Marciniak TA, Cherepanov V, Golukhova E, Kim MH, Serebruany V. Drug Discontinuation and Follow-up Rates in Oral Antithrombotic Trials. JAMA Intern Med. 2016;176(2):257–259. doi:10.1001/jamainternmed.2015.6769
Missing data are common, challenging the validity of trial results.1 However, it is unclear how to characterize the extent of missing data. The CONSORT statement2 specifies reporting number lost to follow-up but does not define it operationally. The US Food and Drug Administration (FDA) recently published a review3 providing the follow-up completeness by a specific methodology for major oral antithrombotic trials. In this report, we compare the FDA follow-up rates with the published rates. We also analyze drug discontinuation rates as a possible contributory cause of incomplete follow-up and compare them with the outcomes because excessive incomplete follow-up may cause the end point rate difference, rather than representing true drug effect.
One of us (T.A.M.), while working at the FDA, evaluated incomplete follow-up as follows: First, identify the earliest last follow-up date defined by the study documentation. Then, using all available information (eg, visits, telephone calls, hospitalizations), determine for each patient the last contact date at which end points (other than vital status alone) were ascertained. Count the patient as having incomplete follow-up if the latter date was prior to the earliest last follow-up date and the patient was not known to be dead. For the publication we used one of the terms “lost to follow-up,” “unable to contact,” “withdrew consent,” “unknown status,” or similar (as reported). For all denominators we used patients randomized. We also extracted drug discontinuation rates from the FDA review and calculated primary end point differences between arms and incomplete follow-up rates. Institutional review board approval was not required for this study.
The FDA review calculated incomplete follow-up for 23 of the 25 trials discussed. We excluded 2 of the 23 trials because their publications did not report follow-up. The Table summarizes the remaining 21 trials having both publication and FDA-calculated rates. The trials randomized 270 089 patients observed for a median (range) duration of 20 (8-43) months with last enrollment dates spanning 1995 to 2011.
The mean published rate of loss to follow-up was 0.4% (median, 0.3%; range, 0.005%-2%). The published rates were consistently lower than the FDA-calculated incomplete follow-up rates: mean, 12% (median, 13%; range, 2%-23%). There was no correlation between the published and FDA-calculated rates, as shown by the scatterplot in the Figure and a linear regression analysis (R, 0.07; P = .76). With the inclusion of all missing follow-up categories, the published rates (mean, 2.7%; median, 0.9%) remained substantially lower than the FDA-calculated rates.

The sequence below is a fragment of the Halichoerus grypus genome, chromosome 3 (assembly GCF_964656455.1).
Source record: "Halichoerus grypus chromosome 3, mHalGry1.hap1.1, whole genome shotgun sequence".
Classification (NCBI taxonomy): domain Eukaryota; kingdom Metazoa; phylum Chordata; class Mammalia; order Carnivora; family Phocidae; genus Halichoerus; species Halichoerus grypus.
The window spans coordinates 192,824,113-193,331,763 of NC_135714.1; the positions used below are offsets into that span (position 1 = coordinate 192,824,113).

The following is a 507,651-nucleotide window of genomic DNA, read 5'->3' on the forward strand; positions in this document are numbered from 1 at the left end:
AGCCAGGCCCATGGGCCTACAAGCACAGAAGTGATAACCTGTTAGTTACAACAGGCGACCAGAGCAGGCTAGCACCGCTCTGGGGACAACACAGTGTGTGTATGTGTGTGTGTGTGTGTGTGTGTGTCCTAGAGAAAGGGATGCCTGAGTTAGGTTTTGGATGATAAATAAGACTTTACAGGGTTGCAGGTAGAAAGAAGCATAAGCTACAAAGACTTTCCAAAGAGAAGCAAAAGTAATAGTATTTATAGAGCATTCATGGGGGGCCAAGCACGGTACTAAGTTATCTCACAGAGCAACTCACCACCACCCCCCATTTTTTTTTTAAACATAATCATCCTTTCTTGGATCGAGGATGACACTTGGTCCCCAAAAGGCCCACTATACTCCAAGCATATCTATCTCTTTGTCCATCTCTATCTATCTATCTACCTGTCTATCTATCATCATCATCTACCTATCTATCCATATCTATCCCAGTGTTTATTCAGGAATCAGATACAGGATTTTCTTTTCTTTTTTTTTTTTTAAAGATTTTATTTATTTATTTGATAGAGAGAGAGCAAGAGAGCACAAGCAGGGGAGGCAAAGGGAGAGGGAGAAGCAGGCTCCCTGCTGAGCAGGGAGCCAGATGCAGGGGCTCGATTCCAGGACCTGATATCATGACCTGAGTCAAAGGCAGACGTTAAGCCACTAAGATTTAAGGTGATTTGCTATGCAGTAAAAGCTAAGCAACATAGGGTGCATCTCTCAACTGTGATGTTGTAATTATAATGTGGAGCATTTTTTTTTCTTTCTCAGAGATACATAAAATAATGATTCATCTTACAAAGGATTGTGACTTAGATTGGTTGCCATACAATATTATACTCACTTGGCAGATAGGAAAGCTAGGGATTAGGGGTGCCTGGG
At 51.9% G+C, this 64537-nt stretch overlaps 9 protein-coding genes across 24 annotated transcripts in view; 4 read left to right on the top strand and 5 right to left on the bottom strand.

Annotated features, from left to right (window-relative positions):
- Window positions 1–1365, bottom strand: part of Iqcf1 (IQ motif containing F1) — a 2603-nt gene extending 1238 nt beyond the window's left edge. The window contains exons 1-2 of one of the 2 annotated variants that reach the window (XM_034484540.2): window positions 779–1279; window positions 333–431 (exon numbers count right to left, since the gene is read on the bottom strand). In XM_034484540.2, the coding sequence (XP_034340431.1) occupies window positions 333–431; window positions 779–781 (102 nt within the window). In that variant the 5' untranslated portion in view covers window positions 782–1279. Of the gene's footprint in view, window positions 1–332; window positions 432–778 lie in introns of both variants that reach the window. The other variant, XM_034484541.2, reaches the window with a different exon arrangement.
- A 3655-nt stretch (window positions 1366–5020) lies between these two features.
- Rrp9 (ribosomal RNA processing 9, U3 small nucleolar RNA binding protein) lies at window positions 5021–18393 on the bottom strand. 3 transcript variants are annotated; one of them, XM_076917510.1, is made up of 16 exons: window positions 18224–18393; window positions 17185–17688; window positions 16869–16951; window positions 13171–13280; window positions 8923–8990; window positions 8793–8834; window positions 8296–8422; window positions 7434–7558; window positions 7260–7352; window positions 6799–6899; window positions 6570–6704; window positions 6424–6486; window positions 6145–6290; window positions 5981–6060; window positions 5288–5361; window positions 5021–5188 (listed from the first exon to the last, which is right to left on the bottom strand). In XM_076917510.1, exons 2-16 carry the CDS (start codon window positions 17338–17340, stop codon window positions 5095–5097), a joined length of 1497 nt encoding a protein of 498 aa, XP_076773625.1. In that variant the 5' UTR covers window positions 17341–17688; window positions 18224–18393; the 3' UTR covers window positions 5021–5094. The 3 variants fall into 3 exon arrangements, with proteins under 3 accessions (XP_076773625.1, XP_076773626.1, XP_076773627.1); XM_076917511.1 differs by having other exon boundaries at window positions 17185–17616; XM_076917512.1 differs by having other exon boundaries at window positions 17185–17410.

Whereas the published rate of loss to follow-up is usually less than the end point rate difference, the FDA-calculated rates of loss to follow-up were substantially greater than the latter differences. The mean end point rate difference was 1.3% (median, 1.0%; range, 0.2%-3.0%).
The mean drug discontinuation rate was 24.9% (median, 23.7%; range, 7.2%-39.4%). These rates were not correlated with either publication (R, 0.28; P = .22) or FDA-calculated follow-up rates (R, 0.25; P = .27).
In this study, published rates of loss to follow-up were very low whereas the FDA-calculated incomplete follow-up rates are typically double-digit percentages uncorrelated with the published rates. The published rates consistently seem to be inadequate representations of the completeness and quality of follow-up. The extent to which the FDA-calculated rates exceed the end point rate differences implies that the end point differences may be due to differential follow-up rather than drug effect.
We recommend that incomplete follow-up rates, like P values, should be considered critical estimates of the reliability of trial results. The FDA has done so in its approval deliberations, for example, for the ATLAS trial. While its publication reported a rate of loss to follow-up of 0.3%, the FDA-calculated incomplete follow-up rate was 20%. An FDA advisory committee recommended against approving rivaroxaban for acute coronary syndromes based on the latter rate,4 and the FDA did not approve rivaroxaban for that indication.
The high rates of therapy discontinuation offer one explanation for why incomplete follow-up is common because these patients no longer need to return to the study sites to pick up drug supplies.
Prior studies have reported similar controversy regarding published rates of loss to follow-up.5,6 Our unique contribution is the comparison with the FDA independent assessment of follow-up completeness. It is clear that capturing and reporting of follow-up must be improved for better confidence in the validity of trial results. We suggest the FDA-calculated follow-up assessment methodology as a start.
Published Online: January 11, 2016. doi:10.1001/jamainternmed.2015.6769.
Conflict of Interest Disclosures: None reported.
Corresponding Author: Victor Serebruany, MD, PhD, Johns Hopkins University, Osler Medical Center, 7600 Osler Dr, Ste 307, Towson, MD 21204 (firstname.lastname@example.org).
Disclaimer: Whereas some of the work was performed while one of us was an FDA Team Leader, the opinions expressed are our own and should not be construed as official FDA policy.
Additional Information: Dr Marciniak is former Medical Team Leader, Cardio-renal Division, FDA.